Perhaps these just slipped through their usual quality checks. Perhaps they’re cutting corners a bit. Perhaps Rhodia’s French workers were on strike. Perhaps some counterfeiter is sneaking cheap imitation Webnotebooks into the market. Who knows. Has anyone else noticed similar issues? Please tell!

A Handmade Travel Journal

A really interesting look at someone’s custom designed travel journal holder, with a strap to fasten in the journal, plus pockets for favorite art supplies:



Read more at Week 6 of Designing a Creative Travel Journal | — ✄ – ✄ – the smallest forest – ✄ – ✄ —.

Notebook Addict of the Week: Feisty Red Hair

This week’s addict wrote a great blog post about her love for notebooks:


Notebooks make me joyously happy. I can’t walk past a stationery store without ducking in to check it out. I caress the notebooks, flip through them, smell their pages, massage the covers, and usually walk out with an aching heart unless I’ve forked out the money to take one home. I’d happily spend my days surrounded by paper, whether in blank form or printed. It’s my personal Zen….

I decided to visit my closet to have a closer look at all my old, filled notebooks from the past fifteen years of my life — ever since I started keeping a journal at age 11. This is what I found:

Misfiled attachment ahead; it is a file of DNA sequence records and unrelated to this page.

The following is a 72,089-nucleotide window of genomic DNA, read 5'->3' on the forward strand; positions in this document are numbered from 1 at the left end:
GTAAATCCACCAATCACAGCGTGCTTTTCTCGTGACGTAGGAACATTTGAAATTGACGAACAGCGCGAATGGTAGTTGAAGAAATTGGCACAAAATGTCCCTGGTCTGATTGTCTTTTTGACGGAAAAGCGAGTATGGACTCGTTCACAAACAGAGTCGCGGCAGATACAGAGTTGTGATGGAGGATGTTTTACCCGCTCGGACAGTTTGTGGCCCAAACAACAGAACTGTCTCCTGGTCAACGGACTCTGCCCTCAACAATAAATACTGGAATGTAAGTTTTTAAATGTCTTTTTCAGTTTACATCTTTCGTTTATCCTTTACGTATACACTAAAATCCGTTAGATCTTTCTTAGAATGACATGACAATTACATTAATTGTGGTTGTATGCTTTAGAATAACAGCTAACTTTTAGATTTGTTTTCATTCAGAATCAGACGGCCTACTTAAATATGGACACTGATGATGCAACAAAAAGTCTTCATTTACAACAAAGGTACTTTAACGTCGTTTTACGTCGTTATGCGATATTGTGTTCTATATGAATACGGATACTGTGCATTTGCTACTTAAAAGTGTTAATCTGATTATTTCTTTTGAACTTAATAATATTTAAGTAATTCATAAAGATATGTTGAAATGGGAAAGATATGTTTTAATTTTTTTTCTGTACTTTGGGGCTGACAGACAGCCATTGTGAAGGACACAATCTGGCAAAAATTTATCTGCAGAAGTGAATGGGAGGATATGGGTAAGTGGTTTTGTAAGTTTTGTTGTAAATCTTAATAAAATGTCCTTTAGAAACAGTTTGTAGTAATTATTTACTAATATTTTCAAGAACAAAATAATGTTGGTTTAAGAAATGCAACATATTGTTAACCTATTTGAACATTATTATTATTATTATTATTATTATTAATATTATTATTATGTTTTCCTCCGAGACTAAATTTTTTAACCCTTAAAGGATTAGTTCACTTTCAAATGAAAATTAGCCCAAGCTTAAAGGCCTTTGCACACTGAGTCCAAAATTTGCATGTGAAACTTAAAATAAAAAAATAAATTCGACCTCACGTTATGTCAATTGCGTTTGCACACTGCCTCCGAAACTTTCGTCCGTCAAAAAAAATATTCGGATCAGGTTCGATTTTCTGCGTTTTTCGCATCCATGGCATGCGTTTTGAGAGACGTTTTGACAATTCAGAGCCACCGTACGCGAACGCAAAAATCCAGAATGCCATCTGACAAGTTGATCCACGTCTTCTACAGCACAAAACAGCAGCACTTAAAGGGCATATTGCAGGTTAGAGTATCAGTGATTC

Basically, this is the story of my whole life squished onto a window seat.

There are 37 notebooks there, far more than I ever imagined. Some are small, some are big, most are average, but it still adds up to one heck of a lot of words.

An excellent collection, with lots of variety! I see a Moleskine or two, and maybe an EcoSystem, but lots more I don’t recognize! And she’s another traveler who visits stationery stores…

Read more at My Notebook Addiction | Feisty Red Hair.

Review: Paper Republic Notebook

The lovely sample below arrived from Vienna, where Paper Republic is based. This is an example of their Noto collection, and it’s quite an international notebook: the Chiyogami paper cover is screen-painted by hand in Japan, the pages inside are made of Swedish paper, the notebook was bound in Budapest, Hungary and then was hand-numbered in Vienna.

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From the company:

“Paper Republic’s mission is to craft authentic notebooks and journals according to traditional paper-making, printing and book-binding techniques.”

I love the result– it is beautiful and unique while being classic and very simple. When I opened the package, I went “oooh…” You can tell that care has gone into the binding and assembly. The quality seems very high, and everything is tight, square, and symmetrical. I like the look of the branding, and the hand-numbering is a nice touch.

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The notebook is about 3 3/4 x 5 3/4″, just slightly bigger than a pocket Moleskine.

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The paper inside is smooth, but with a very slight tooth to it. All my usual pens worked well, with fountain pens showing a bit more saturated color than they do on some other papers. Some of the wetter pens feathered out a little bit, but bleed-through was a bit better than average, and show-through about average.